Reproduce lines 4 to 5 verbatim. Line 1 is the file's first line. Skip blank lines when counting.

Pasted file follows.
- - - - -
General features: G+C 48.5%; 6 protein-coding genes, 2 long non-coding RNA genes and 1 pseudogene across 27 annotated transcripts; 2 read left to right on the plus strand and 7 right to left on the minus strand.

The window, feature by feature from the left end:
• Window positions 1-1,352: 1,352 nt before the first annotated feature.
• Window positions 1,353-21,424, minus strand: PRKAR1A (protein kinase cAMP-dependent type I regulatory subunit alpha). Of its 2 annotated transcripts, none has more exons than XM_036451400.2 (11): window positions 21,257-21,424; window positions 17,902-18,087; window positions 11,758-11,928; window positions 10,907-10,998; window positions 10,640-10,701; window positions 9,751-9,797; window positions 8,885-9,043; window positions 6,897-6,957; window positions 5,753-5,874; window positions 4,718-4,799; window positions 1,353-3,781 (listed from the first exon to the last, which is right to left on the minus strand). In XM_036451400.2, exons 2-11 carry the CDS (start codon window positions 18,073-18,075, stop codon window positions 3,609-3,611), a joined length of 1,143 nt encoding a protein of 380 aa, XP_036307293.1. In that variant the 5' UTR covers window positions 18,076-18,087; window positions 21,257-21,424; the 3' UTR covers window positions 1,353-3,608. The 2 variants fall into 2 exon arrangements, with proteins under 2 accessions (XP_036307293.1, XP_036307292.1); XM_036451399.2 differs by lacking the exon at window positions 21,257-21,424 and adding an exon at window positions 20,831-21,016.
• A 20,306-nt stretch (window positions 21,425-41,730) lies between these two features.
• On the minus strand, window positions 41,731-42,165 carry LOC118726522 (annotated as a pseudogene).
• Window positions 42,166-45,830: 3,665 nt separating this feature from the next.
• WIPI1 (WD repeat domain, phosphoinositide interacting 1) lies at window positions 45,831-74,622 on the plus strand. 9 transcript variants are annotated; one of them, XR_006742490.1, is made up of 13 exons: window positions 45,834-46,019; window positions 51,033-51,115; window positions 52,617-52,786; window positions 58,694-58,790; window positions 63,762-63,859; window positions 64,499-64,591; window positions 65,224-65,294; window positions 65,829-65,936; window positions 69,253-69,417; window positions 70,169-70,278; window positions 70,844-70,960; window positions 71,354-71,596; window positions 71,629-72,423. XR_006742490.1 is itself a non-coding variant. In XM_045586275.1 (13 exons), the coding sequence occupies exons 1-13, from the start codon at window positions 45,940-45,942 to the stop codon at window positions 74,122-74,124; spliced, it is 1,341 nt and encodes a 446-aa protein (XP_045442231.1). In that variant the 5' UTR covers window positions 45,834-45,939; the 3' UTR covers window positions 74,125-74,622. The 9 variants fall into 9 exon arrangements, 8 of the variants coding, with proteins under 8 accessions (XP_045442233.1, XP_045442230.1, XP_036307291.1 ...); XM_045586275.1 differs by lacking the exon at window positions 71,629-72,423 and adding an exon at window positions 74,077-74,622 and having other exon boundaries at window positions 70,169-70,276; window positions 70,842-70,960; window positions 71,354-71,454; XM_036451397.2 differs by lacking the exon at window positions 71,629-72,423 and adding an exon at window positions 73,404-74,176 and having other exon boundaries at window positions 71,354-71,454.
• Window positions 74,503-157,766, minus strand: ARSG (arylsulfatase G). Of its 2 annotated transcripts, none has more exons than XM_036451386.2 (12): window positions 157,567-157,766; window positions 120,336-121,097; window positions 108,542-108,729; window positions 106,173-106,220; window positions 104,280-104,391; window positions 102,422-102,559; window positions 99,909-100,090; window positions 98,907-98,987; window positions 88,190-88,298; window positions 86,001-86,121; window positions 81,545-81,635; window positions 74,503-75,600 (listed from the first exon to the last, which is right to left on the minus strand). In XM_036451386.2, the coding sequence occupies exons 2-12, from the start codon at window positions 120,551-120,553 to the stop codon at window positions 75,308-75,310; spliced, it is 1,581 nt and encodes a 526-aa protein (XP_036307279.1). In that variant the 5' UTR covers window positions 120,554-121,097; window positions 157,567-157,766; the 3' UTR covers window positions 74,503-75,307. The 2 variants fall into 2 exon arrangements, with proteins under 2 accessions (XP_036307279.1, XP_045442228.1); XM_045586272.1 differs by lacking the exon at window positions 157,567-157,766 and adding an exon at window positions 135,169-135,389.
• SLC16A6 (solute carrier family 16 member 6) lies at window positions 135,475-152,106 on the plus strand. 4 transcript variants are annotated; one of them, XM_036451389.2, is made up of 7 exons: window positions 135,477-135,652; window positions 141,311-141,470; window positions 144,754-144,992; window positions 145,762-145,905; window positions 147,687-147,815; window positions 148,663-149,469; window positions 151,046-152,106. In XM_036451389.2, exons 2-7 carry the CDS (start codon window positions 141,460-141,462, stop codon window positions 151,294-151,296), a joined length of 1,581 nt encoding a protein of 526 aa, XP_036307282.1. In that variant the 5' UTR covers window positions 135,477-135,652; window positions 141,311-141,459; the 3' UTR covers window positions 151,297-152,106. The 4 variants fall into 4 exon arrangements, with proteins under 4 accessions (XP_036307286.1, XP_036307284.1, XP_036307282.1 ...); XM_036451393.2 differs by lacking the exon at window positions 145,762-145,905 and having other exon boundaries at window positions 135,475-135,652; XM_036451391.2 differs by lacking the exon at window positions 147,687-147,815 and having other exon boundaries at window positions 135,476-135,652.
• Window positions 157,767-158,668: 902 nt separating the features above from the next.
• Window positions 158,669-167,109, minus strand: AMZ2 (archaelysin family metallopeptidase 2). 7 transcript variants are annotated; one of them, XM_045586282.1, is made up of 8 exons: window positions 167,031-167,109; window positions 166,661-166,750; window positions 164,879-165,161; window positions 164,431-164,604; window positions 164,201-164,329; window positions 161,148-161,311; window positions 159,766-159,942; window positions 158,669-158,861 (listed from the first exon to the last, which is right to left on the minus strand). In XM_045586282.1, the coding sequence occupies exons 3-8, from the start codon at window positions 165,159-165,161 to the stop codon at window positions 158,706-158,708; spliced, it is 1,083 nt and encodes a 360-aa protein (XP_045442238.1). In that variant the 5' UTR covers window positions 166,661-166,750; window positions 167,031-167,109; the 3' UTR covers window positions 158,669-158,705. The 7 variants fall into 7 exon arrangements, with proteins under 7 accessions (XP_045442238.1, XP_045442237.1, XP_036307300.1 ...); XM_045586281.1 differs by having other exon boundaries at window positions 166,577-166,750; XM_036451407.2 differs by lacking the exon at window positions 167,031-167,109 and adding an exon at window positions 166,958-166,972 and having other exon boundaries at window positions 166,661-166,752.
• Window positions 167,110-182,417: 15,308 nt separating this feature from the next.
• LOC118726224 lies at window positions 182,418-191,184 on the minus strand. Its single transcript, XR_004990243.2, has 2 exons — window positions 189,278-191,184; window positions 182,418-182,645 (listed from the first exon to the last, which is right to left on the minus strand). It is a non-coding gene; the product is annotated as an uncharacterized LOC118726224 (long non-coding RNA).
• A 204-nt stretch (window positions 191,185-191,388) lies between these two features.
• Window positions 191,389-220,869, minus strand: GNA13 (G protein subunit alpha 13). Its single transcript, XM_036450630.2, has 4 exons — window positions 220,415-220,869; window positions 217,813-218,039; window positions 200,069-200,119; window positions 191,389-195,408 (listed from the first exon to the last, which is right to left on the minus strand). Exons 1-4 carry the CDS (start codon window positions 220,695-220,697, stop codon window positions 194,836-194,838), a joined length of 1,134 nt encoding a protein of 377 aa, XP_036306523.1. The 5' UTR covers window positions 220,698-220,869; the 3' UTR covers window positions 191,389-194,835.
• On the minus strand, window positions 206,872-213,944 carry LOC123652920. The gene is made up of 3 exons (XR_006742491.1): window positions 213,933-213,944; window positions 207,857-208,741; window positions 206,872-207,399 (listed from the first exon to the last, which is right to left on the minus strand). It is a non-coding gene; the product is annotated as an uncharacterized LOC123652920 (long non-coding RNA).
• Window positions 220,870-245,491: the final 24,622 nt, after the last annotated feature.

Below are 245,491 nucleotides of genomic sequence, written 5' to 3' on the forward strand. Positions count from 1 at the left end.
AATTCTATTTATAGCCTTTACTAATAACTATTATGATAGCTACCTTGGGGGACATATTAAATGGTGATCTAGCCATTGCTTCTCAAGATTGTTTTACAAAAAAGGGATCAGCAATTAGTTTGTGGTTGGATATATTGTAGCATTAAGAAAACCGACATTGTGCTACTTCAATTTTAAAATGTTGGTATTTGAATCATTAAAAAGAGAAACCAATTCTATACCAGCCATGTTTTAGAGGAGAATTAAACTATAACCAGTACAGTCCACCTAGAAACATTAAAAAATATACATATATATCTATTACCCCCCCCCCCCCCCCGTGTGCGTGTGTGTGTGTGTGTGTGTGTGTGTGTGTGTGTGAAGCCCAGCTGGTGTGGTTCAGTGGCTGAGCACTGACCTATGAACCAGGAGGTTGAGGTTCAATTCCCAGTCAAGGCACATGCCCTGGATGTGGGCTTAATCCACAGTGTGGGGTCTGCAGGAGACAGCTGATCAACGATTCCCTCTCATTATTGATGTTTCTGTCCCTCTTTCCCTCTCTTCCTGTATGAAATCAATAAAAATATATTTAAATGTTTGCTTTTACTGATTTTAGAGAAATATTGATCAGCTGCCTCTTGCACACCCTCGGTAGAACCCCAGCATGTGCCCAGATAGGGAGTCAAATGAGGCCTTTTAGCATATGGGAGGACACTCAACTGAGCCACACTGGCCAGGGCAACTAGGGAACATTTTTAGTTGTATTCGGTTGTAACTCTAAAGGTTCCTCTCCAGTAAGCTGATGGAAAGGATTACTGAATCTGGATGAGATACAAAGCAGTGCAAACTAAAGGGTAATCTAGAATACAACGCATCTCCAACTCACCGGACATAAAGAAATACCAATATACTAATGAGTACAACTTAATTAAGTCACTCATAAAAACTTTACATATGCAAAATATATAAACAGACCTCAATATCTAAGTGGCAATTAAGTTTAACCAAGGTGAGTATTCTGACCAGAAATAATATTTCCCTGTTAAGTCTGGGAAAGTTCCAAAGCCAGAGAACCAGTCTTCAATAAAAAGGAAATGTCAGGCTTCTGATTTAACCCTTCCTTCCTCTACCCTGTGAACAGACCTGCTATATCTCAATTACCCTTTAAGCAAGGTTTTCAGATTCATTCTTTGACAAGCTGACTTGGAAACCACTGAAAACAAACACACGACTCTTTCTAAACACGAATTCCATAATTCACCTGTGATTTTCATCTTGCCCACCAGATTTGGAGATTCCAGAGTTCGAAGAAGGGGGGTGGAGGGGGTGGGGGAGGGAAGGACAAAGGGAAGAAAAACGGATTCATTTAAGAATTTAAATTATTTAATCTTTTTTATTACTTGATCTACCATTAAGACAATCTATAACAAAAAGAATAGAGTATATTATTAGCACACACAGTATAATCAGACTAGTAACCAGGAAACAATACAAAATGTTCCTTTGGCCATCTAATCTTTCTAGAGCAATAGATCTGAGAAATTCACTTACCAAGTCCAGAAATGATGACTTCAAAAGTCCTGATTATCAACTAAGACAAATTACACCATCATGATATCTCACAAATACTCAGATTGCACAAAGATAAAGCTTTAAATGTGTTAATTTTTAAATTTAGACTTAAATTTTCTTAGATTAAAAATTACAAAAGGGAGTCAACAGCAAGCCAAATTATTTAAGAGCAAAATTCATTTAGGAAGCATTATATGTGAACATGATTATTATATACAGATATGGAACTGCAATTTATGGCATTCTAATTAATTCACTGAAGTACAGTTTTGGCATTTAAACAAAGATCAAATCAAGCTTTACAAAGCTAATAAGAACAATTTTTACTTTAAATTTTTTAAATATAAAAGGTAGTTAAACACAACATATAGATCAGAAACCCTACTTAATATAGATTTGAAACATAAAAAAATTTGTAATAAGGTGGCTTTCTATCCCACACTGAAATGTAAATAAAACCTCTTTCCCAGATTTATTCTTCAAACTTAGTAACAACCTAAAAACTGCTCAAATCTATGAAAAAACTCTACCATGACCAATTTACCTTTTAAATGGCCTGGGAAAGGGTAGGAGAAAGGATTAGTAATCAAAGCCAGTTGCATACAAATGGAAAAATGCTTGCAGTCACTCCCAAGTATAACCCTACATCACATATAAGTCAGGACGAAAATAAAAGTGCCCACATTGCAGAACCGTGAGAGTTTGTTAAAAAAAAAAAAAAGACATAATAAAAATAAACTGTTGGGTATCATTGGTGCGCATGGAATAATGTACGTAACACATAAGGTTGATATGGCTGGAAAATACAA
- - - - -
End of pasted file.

• Window positions 1,353-21,424, minus strand: PRKAR1A (protein kinase cAMP-dependent type I regulatory subunit alpha). Of its 2 annotated transcripts, none has more exons than XM_036451400.2 (11): window positions 21,257-21,424; window positions 17,902-18,087; window positions 11,758-11,928; window positions 10,907-10,998; window positions 10,640-10,701; window positions 9,751-9,797; window positions 8,885-9,043; window positions 6,897-6,957; window positions 5,753-5,874; window positions 4,718-4,799; window positions 1,353-3,781 (listed from the first exon to the last, which is right to left on the minus strand). In XM_036451400.2, exons 2-11 carry the CDS (start codon window positions 18,073-18,075, stop codon window positions 3,609-3,611), a joined length of 1,143 nt encoding a protein of 380 aa, XP_036307293.1. In that variant the 5' UTR covers window positions 18,076-18,087; window positions 21,257-21,424; the 3' UTR covers window positions 1,353-3,608. The 2 variants fall into 2 exon arrangements, with proteins under 2 accessions (XP_036307293.1, XP_036307292.1); XM_036451399.2 differs by lacking the exon at window positions 21,257-21,424 and adding an exon at window positions 20,831-21,016.
• A 20,306-nt stretch (window positions 21,425-41,730) lies between these two features.